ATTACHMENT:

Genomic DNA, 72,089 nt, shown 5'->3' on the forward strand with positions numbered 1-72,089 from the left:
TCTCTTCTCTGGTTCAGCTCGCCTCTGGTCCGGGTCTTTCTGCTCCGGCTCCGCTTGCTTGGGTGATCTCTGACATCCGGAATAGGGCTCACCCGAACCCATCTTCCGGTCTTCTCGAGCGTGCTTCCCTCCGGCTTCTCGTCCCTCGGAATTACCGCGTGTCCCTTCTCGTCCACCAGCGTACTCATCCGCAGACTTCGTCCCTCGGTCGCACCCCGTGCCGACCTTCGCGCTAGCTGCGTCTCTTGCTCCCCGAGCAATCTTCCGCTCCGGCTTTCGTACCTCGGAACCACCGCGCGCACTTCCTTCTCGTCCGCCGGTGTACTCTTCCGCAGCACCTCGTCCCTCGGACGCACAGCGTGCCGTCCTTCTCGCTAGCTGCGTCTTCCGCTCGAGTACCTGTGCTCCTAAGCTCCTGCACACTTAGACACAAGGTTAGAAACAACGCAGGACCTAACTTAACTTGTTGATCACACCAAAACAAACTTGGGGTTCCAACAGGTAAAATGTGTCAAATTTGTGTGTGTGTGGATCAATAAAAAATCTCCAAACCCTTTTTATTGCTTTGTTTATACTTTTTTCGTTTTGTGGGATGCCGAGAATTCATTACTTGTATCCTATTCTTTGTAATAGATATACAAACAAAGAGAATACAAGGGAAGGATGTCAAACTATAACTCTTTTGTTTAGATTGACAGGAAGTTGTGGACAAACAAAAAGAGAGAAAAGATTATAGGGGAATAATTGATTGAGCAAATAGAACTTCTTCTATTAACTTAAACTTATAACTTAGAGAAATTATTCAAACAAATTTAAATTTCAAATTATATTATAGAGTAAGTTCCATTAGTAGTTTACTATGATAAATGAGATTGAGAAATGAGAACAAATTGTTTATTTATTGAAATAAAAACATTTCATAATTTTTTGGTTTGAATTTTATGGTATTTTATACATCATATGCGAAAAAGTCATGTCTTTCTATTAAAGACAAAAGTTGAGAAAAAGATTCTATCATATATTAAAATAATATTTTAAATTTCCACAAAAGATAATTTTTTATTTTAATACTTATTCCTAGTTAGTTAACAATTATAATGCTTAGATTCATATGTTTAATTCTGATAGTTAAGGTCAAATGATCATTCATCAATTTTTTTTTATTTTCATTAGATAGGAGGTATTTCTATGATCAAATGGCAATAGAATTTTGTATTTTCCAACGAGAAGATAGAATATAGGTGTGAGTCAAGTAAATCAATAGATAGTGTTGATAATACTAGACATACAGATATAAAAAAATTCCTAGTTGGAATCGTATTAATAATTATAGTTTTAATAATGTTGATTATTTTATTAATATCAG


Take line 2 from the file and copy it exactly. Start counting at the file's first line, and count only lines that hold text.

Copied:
TCTCTTCTCTGGTTCAGCTCGCCTCTGGTCCGGGTCTTTCTGCTCCGGCTCCGCTTGCTTGGGTGATCTCTGACATCCGGAATAGGGCTCACCCGAACCCATCTTCCGGTCTTCTCGAGCGTGCTTCCCTCCGGCTTCTCGTCCCTCGGAATTACCGCGTGTCCCTTCTCGTCCACCAGCGTACTCATCCGCAGACTTCGTCCCTCGGTCGCACCCCGTGCCGACCTTCGCGCTAGCTGCGTCTCTTGCTCCCCGAGCAATCTTCCGCTCCGGCTTTCGTACCTCGGAACCACCGCGCGCACTTCCTTCTCGTCCGCCGGTGTACTCTTCCGCAGCACCTCGTCCCTCGGACGCACAGCGTGCCGTCCTTCTCGCTAGCTGCGTCTTCCGCTCGAGTACCTGTGCTCCTAAGCTCCTGCACACTTAGACACAAGGTTAGAAACAACGCAGGACCTAACTTAACTTGTTGATCACACCAAAACAAACTTGGGGTTCCAACAGGTAAAATGTGTCAAATTTGTGTGTGTGTGGATCAATAAAAAATCTCCAAACCCTTTTTATTGCTTTGTTTATACTTTTTTCGTTTTGTGGGATGCCGAGAATTCATTACTTGTATCCTATTCTTTGTAATAGATATACAAACAAAGAGAATACAAGGGAAGGATGTCAAACTATAACTCTTTTGTTTAGATTGACAGGAAGTTGTGGACAAACAAAAAGAGAGAAAAGATTATAGGGGAATAATTGATTGAGCAAATAGAACTTCTTCTATTAACTTAAACTTATAACTTAGAGAAATTATTCAAACAAATTTAAATTTCAAATTATATTATAGAGTAAGTTCCATTAGTAGTTTACTATGATAAATGAGATTGAGAAATGAGAACAAATTGTTTATTTATTGAAATAAAAACATTTCATAATTTTTTGGTTTGAATTTTATGGTATTTTATACATCATATGCGAAAAAGTCATGTCTTTCTATTAAAGACAAAAGTTGAGAAAAAGATTCTATCATATATTAAAATAATATTTTAAATTTCCACAAAAGATAATTTTTTATTTTAATACTTATTCCTAGTTAGTTAACAATTATAATGCTTAGATTCATATGTTTAATTCTGATAGTTAAGGTCAAATGATCATTCATCAATTTTTTTTTATTTTCATTAGATAGGAGGTATTTCTATGATCAAATGGCAATAGAATTTTGTATTTTCCAACGAGAAGATAGAATATAGGTGTGAGTCAAGTAAATCAATAGATAGTGTTGATAATACTAGACATACAGATATAAAAAAATTCCTAGTTGGAATCGTATTAATAATTATAGTTTTAATAATGTTGATTATTTTATTAATATCAG